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Can you measure the oven temperature or room temperature for things like proofing bread when better alternatives are not available? How accurate will it be?

I have a TheromoWorks Thermopop which I heard good things about. Just writing this to know if it matters.

  • This? amazon.com/… -50 to 300°C (+/- 1°C) It should be good for both purposes However, the plastic, the battery and the circuit board will not hold up to oven temps. The device is for poking, measuring, and removing from your roast, not leaving in until it's done. – Wayfaring Stranger Feb 12 '16 at 16:27
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A meat thermometer is a device that can be left in food in the oven, the thermapop is not a meat thermometer because the plastic casing and electronic are not oven safe. If you put your thermapop in the oven and left it there you'd destroy it. You could use it to measure air temperature outside the oven without a problem, although you'd use up the battery quickly if you left it on constantly.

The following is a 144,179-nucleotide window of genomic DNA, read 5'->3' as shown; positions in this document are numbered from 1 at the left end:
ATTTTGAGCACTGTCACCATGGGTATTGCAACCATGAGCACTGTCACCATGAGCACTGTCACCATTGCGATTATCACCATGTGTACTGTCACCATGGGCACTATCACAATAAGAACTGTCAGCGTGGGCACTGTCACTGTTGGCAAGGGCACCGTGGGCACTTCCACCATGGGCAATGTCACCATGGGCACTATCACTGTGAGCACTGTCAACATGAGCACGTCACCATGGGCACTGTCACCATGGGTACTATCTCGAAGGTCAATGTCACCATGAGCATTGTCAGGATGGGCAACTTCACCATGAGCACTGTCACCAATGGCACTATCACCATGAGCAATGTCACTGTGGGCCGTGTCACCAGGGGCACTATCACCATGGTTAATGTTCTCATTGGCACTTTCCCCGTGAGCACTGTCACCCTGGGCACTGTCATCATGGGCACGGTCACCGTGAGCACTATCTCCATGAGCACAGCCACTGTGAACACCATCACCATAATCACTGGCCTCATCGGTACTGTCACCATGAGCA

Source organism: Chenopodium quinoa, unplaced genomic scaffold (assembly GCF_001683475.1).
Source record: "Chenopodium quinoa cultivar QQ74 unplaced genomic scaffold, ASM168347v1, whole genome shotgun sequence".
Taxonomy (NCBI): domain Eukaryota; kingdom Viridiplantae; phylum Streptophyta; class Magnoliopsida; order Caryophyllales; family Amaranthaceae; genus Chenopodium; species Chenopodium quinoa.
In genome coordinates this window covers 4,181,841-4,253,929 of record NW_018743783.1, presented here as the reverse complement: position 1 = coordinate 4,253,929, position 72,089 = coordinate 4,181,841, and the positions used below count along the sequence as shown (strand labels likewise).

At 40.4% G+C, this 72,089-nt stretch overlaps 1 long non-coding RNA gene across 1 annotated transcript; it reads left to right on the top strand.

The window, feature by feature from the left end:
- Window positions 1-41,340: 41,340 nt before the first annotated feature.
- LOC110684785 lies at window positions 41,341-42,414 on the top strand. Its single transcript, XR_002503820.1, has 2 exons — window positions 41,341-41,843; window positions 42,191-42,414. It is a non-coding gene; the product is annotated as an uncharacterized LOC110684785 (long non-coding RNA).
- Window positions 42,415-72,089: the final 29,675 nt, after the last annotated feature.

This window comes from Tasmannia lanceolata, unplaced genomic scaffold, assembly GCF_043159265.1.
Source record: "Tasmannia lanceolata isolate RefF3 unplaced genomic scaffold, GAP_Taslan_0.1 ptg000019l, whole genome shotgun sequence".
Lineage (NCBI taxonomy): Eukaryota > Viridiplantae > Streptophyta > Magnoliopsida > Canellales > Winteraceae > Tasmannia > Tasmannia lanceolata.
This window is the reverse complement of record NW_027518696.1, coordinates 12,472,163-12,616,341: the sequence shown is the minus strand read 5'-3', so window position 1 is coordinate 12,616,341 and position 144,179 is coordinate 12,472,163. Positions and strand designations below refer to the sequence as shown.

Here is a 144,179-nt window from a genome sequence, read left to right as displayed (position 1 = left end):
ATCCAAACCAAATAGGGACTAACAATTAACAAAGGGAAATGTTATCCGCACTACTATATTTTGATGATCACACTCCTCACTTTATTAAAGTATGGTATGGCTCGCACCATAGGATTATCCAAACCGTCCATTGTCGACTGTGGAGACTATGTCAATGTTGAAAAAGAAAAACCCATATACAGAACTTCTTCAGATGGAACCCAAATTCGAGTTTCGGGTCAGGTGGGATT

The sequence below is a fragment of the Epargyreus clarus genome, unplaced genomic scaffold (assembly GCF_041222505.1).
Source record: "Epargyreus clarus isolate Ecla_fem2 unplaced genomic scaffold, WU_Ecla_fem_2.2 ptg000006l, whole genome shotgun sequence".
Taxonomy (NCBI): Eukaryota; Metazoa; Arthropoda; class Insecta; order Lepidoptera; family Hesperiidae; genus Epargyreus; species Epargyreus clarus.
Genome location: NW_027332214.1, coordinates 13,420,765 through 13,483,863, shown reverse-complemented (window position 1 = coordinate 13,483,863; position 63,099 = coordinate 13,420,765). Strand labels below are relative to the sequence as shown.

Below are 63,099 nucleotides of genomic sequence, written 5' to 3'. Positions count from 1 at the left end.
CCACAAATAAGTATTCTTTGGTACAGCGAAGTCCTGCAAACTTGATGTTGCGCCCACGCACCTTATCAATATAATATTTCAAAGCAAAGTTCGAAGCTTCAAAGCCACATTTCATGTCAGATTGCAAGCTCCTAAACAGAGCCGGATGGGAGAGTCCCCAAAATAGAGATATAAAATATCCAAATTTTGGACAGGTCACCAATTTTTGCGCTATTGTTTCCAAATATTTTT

The two most widely available meat thermometer types are mechanical ones which stick into the meat and have a dial you can read, and electronic ones which have a probe on a wire which goes into the meat in the oven. Either type can be used to measure oven temperature, you just put the probe in the oven without being in meat.

Given how dirt cheap oven thermometers and room thermometers are these days there's not much net gain though, you may as well invest a small amount of money in the right tool for the right job.

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  • Could I however measure low temperatures like 60c and lower just to see if my yeasts wont die? – Bar Akiva Feb 12 '16 at 10:25
  • I'd think so, you may want to look at the manufacturer's recommendations. It's the body of the thermometer you need to be careful of, not the probe. The probe is designed to take high temperatures. You could put it in cooked meat without any problem, just not in the oven itself – GdD Feb 12 '16 at 13:15

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